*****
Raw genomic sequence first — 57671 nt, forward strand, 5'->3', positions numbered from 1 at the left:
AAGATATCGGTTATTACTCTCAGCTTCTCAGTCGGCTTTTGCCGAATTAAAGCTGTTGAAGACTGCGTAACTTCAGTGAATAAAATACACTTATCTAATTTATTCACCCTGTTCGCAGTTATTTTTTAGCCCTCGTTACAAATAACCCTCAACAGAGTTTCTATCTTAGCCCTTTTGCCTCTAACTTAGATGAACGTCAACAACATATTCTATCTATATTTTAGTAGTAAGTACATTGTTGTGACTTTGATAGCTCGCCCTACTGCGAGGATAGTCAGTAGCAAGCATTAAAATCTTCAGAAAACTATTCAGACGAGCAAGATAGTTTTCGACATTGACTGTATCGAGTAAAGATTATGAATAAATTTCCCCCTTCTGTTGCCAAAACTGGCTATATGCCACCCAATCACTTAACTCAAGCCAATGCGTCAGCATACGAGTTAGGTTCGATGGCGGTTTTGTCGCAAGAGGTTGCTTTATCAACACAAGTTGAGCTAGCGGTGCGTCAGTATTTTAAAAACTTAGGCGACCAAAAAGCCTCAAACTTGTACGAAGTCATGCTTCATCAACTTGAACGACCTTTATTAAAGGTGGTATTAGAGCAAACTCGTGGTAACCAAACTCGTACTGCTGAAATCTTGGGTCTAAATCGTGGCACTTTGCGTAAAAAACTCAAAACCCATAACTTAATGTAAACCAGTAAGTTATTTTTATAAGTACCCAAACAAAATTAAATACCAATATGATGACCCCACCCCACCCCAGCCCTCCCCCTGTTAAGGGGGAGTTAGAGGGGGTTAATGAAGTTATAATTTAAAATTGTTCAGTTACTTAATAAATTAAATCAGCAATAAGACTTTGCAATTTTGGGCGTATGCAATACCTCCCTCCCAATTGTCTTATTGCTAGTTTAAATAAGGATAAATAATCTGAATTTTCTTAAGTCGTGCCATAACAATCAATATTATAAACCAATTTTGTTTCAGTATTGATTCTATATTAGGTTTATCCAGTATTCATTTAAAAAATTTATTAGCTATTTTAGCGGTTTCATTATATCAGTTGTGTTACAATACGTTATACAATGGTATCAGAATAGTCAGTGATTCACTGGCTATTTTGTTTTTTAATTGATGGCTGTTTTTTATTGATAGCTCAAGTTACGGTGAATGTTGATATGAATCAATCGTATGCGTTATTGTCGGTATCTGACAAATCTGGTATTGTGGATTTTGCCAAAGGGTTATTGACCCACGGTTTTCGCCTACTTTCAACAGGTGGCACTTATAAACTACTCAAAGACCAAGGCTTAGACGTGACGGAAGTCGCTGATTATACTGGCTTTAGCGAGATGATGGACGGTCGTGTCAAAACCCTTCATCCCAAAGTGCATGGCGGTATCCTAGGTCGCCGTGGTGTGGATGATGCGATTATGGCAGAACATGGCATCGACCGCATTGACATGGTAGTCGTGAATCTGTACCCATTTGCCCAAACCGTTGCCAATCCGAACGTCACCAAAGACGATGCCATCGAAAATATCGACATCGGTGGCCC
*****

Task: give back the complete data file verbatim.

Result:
Raw genomic sequence first — 57671 nt, forward strand, 5'->3', positions numbered from 1 at the left:
AAGATATCGGTTATTACTCTCAGCTTCTCAGTCGGCTTTTGCCGAATTAAAGCTGTTGAAGACTGCGTAACTTCAGTGAATAAAATACACTTATCTAATTTATTCACCCTGTTCGCAGTTATTTTTTAGCCCTCGTTACAAATAACCCTCAACAGAGTTTCTATCTTAGCCCTTTTGCCTCTAACTTAGATGAACGTCAACAACATATTCTATCTATATTTTAGTAGTAAGTACATTGTTGTGACTTTGATAGCTCGCCCTACTGCGAGGATAGTCAGTAGCAAGCATTAAAATCTTCAGAAAACTATTCAGACGAGCAAGATAGTTTTCGACATTGACTGTATCGAGTAAAGATTATGAATAAATTTCCCCCTTCTGTTGCCAAAACTGGCTATATGCCACCCAATCACTTAACTCAAGCCAATGCGTCAGCATACGAGTTAGGTTCGATGGCGGTTTTGTCGCAAGAGGTTGCTTTATCAACACAAGTTGAGCTAGCGGTGCGTCAGTATTTTAAAAACTTAGGCGACCAAAAAGCCTCAAACTTGTACGAAGTCATGCTTCATCAACTTGAACGACCTTTATTAAAGGTGGTATTAGAGCAAACTCGTGGTAACCAAACTCGTACTGCTGAAATCTTGGGTCTAAATCGTGGCACTTTGCGTAAAAAACTCAAAACCCATAACTTAATGTAAACCAGTAAGTTATTTTTATAAGTACCCAAACAAAATTAAATACCAATATGATGACCCCACCCCACCCCAGCCCTCCCCCTGTTAAGGGGGAGTTAGAGGGGGTTAATGAAGTTATAATTTAAAATTGTTCAGTTACTTAATAAATTAAATCAGCAATAAGACTTTGCAATTTTGGGCGTATGCAATACCTCCCTCCCAATTGTCTTATTGCTAGTTTAAATAAGGATAAATAATCTGAATTTTCTTAAGTCGTGCCATAACAATCAATATTATAAACCAATTTTGTTTCAGTATTGATTCTATATTAGGTTTATCCAGTATTCATTTAAAAAATTTATTAGCTATTTTAGCGGTTTCATTATATCAGTTGTGTTACAATACGTTATACAATGGTATCAGAATAGTCAGTGATTCACTGGCTATTTTGTTTTTTAATTGATGGCTGTTTTTTATTGATAGCTCAAGTTACGGTGAATGTTGATATGAATCAATCGTATGCGTTATTGTCGGTATCTGACAAATCTGGTATTGTGGATTTTGCCAAAGGGTTATTGACCCACGGTTTTCGCCTACTTTCAACAGGTGGCACTTATAAACTACTCAAAGACCAAGGCTTAGACGTGACGGAAGTCGCTGATTATACTGGCTTTAGCGAGATGATGGACGGTCGTGTCAAAACCCTTCATCCCAAAGTGCATGGCGGTATCCTAGGTCGCCGTGGTGTGGATGATGCGATTATGGCAGAACATGGCATCGACCGCATTGACATGGTAGTCGTGAATCTGTACCCATTTGCCCAAACCGTTGCCAATCCGAACGTCACCAAAGACGATGCCATCGAAAATATCGACATCGGTGGCCC